the Biden administration announced new guidelines for Venezuelan migrants, under which some will have a pathway to temporary residence in the United States and others who crossed the border without authorization or proper support from U.S. relatives who can obtain funding will be sent back to Mexico.
Thousands of Venezuelans seeking asylum from political and economical turmoil are now being turned away at the US-Mexico border, leaving the asylum seeker no place to stay other than northern Mexico. This Announcement is part a plan from the Biden Administration that will allow up-to 24,000 thousand Venezuelans the right to temporarily work and live in the U.S. if they can find an American sponsors the rest of them will be denied to enter under a new deal just reached between U.S. & Mexico governments.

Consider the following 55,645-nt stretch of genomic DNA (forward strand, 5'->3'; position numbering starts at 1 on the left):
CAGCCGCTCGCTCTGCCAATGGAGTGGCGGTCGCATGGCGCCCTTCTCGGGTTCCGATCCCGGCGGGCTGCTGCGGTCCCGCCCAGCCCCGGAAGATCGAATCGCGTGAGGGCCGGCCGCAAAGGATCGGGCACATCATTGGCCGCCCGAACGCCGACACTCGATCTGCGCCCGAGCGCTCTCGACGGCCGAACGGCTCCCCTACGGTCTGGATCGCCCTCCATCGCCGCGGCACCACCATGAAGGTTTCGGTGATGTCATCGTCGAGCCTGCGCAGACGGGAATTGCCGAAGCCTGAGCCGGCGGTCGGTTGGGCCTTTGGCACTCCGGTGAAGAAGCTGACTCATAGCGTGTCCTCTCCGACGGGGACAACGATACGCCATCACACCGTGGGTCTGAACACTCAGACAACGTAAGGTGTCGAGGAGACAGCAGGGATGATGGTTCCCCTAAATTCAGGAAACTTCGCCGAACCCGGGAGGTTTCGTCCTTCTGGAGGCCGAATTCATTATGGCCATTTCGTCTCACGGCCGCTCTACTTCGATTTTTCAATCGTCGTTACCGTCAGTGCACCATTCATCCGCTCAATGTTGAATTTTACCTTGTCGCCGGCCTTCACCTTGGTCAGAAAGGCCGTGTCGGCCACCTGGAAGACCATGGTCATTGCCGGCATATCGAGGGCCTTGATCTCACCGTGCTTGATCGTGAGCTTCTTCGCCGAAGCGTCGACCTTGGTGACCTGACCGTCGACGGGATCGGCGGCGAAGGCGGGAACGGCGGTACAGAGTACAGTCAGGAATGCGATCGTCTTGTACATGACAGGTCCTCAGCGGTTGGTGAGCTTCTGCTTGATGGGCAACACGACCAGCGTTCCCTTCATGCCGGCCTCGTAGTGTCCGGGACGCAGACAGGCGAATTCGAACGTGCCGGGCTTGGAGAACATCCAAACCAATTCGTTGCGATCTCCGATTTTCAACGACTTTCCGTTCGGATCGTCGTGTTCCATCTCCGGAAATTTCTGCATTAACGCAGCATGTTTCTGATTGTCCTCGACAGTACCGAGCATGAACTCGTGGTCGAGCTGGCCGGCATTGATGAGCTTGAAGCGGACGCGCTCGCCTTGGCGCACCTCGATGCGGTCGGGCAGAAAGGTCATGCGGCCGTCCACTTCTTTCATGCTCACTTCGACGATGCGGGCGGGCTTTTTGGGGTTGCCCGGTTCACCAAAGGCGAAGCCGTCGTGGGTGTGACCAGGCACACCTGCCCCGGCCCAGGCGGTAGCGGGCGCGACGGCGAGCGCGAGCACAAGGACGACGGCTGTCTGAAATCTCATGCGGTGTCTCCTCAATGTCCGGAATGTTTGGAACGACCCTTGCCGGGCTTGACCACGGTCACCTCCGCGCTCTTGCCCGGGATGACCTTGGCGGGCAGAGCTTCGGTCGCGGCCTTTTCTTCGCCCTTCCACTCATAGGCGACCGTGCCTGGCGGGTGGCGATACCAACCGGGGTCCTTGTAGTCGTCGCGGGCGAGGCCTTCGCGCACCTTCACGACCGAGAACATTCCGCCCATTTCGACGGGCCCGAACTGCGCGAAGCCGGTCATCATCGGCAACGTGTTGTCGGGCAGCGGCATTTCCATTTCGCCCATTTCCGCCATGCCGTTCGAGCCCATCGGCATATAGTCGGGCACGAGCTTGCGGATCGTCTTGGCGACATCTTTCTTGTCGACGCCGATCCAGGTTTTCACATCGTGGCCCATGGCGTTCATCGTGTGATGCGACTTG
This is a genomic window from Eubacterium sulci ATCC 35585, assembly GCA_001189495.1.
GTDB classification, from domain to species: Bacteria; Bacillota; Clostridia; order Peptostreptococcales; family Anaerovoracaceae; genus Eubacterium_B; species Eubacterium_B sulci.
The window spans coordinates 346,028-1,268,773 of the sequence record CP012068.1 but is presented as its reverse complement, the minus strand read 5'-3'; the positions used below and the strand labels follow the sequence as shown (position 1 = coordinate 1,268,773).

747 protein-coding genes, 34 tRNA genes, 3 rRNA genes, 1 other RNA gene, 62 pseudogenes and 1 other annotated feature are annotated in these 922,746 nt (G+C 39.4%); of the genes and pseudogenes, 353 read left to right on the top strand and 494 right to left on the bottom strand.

What are the Asylum Qualifications?
To be qualify for asylum, Venezuelans must:
- have a supporter in the United States who will provide financial and other support;
- pass rigorous biometric and biographic national security and public safety screening and vetting; and
- complete vaccinations and other public health requirements.
Venezuelans are not qualified if they:
- have been ordered removed from the United States in the previous five years;
- have crossed without authorization between ports of entry after the date of announcement;
- have irregularly entered Mexico or Panama after the date of announcement, or are a permanent resident or dual national of any country other than Venezuela, or currently hold refugee status in any country; or
- have not completed vaccinations and other public health requirements.